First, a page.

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How Long Does Bankruptcy Take?

How long the bankruptcy process takes can vary greatly from case to case and chapter to chapter. In some Chapter 7 cases, the petitioner can receive a discharge in as little as two months. Depending on what assets are present, the case may continue after the court issues a discharge as property is sold to pay creditors. Objections from creditors can also increase the time necessary for completing a Chapter 7 case.

Chapter 13 bankruptcy can take substantially longer than Chapter 7. This is because Chapter 13 requires the debtor to complete a court-supervised payment plan before receiving a discharge. The case remains open and active while the payment plan is in effect. Chapter 13 plans usually last between three and five years. They cannot run longer than five years in most cases. Once the debtor has made the payments required under the plan for the established time period, the court may issue a discharge.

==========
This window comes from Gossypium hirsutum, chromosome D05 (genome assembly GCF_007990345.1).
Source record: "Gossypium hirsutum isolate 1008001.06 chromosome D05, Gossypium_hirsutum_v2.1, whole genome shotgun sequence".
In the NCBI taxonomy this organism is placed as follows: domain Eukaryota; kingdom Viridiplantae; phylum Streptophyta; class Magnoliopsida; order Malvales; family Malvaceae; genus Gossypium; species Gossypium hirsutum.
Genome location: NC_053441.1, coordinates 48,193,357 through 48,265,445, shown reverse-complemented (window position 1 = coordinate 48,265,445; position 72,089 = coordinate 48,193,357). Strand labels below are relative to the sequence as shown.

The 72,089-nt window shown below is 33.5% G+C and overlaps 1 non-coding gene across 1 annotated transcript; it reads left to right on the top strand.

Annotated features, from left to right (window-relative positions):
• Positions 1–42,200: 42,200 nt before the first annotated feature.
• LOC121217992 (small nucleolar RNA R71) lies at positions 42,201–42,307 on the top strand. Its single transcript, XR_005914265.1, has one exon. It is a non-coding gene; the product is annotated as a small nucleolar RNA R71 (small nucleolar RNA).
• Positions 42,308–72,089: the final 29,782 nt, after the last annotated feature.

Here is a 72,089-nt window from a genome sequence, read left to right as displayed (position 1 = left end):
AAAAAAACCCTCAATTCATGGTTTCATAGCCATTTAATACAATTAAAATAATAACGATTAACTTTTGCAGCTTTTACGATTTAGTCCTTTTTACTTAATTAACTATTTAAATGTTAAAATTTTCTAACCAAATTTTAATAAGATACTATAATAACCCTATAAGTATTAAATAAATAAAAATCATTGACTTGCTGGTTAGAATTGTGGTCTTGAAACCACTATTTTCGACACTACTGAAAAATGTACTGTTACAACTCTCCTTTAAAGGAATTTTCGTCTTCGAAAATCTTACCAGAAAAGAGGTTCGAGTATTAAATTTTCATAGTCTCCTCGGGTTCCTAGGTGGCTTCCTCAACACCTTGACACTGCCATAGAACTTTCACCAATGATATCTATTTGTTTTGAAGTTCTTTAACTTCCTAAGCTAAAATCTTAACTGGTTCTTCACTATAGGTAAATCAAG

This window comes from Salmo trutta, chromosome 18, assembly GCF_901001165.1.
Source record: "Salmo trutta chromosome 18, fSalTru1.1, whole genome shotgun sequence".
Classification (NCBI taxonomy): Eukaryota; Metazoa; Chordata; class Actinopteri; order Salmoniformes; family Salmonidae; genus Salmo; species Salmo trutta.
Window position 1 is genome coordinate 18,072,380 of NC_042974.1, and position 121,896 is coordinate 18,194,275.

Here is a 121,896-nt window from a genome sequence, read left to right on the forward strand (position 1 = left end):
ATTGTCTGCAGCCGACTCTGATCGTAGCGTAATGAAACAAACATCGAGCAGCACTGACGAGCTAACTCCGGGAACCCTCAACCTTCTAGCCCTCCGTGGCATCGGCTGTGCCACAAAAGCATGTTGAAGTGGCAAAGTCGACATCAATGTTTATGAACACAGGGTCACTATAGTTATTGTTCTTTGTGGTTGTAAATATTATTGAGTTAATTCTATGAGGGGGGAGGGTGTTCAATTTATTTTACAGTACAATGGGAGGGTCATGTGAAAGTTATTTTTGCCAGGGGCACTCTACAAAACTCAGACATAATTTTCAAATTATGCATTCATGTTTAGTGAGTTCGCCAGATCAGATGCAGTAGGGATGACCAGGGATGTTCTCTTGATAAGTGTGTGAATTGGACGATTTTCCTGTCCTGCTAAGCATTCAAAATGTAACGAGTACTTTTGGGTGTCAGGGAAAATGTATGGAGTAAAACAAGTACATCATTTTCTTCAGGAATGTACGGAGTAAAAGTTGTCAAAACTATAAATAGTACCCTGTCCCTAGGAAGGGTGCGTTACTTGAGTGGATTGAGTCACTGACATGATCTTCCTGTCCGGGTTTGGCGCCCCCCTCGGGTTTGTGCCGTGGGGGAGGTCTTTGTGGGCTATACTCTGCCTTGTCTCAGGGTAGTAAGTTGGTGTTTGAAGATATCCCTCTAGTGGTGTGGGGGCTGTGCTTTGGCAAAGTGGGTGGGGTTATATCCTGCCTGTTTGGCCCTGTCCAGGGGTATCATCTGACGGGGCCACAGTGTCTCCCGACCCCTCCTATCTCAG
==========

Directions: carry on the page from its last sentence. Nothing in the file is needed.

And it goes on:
Chapter 11 is substantially more complex than both Chapter 7 and Chapter 13. It also has the potential to take the longest of the three, with some Chapter 11 cases stretching over years. This, however, is not always the case. When the debtor, creditors and trustee are able to work together Chapter 11 can actually move fairly quickly. Discharge usually occurs fast if the debtor promptly submits a reorganization plan, the creditors approve it and the court confirms it.

The debtor has 120 days during which to submit such a plan. If the debtor submits a plan promptly and the creditors approve, the entire process may be resolved within only months of the petition being filed. Unfortunately, if the debtor does not submit a workable plan or if the creditors cannot agree, the process can last substantially longer.

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